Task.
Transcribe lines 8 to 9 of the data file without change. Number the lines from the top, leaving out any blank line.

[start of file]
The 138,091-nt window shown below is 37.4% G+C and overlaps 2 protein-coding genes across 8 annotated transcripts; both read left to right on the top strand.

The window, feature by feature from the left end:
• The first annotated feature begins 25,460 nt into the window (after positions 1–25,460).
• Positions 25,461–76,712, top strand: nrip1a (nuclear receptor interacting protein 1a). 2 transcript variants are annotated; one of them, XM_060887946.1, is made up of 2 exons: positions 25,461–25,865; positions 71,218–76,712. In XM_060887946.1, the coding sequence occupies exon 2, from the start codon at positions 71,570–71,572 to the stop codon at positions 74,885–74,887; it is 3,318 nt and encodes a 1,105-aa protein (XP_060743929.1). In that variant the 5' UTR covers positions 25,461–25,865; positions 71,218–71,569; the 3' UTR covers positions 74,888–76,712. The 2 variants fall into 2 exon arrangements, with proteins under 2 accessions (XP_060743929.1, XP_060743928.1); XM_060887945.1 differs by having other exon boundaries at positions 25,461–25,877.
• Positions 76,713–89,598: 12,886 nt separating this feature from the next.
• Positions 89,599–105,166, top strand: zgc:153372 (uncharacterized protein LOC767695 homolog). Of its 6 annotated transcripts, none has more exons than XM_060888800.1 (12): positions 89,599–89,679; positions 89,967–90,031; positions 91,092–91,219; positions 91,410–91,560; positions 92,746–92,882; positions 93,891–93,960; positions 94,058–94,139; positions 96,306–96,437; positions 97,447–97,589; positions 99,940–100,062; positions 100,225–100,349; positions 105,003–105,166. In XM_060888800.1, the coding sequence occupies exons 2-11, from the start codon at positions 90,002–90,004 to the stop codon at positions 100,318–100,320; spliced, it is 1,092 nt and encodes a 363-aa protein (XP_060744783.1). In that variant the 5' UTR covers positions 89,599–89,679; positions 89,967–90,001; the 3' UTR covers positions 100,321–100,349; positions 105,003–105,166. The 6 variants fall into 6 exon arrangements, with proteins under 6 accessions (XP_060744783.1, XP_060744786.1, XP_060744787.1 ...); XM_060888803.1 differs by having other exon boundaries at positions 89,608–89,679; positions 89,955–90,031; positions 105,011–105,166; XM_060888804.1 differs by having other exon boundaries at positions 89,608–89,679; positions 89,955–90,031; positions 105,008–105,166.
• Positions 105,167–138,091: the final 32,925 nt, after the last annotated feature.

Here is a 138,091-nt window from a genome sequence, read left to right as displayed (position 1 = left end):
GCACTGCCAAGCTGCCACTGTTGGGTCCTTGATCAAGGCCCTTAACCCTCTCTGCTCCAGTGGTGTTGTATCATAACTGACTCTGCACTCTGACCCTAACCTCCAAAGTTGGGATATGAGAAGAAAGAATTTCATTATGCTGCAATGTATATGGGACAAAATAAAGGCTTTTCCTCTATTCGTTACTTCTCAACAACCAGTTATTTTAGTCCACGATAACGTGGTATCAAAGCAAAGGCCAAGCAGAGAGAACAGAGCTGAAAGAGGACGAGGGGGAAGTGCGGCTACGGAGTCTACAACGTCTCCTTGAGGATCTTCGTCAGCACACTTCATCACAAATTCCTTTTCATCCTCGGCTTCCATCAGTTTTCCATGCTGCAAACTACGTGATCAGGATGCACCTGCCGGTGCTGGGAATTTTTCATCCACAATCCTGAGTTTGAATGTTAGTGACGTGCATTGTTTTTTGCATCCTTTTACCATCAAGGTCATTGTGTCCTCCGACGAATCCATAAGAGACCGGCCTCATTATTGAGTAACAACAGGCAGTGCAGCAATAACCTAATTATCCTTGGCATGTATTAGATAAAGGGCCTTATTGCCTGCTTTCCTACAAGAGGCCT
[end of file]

Here is a 138,091-nt window from a genome sequence, read left to right as displayed (position 1 = left end):
GCACTGCCAAGCTGCCACTGTTGGGTCCTTGATCAAGGCCCTTAACCCTCTCTGCTCCAGTGGTGTTGTATCATAACTGACTCTGCACTCTGACCCTAACCTCCAAAGTTGGGATATGAGAAGAAAGAATTTCATTATGCTGCAATGTATATGGGACAAAATAAAGGCTTTTCCTCTATTCGTTACTTCTCAACAACCAGTTATTTTAGTCCACGATAACGTGGTATCAAAGCAAAGGCCAAGCAGAGAGAACAGAGCTGAAAGAGGACGAGGGGGAAGTGCGGCTACGGAGTCTACAACGTCTCCTTGAGGATCTTCGTCAGCACACTTCATCACAAATTCCTTTTCATCCTCGGCTTCCATCAGTTTTCCATGCTGCAAACTACGTGATCAGGATGCACCTGCCGGTGCTGGGAATTTTTCATCCACAATCCTGAGTTTGAATGTTAGTGACGTGCATTGTTTTTTGCATCCTTTTACCATCAAGGTCATTGTGTCCTCCGACGAATCCATAAGAGACCGGCCTCATTATTGAGTAACAACAGGCAGTGCAGCAATAACCTAATTATCCTTGGCATGTATTAGATAAAGGGCCTTATTGCCTGCTTTCCTACAAGAGGCCT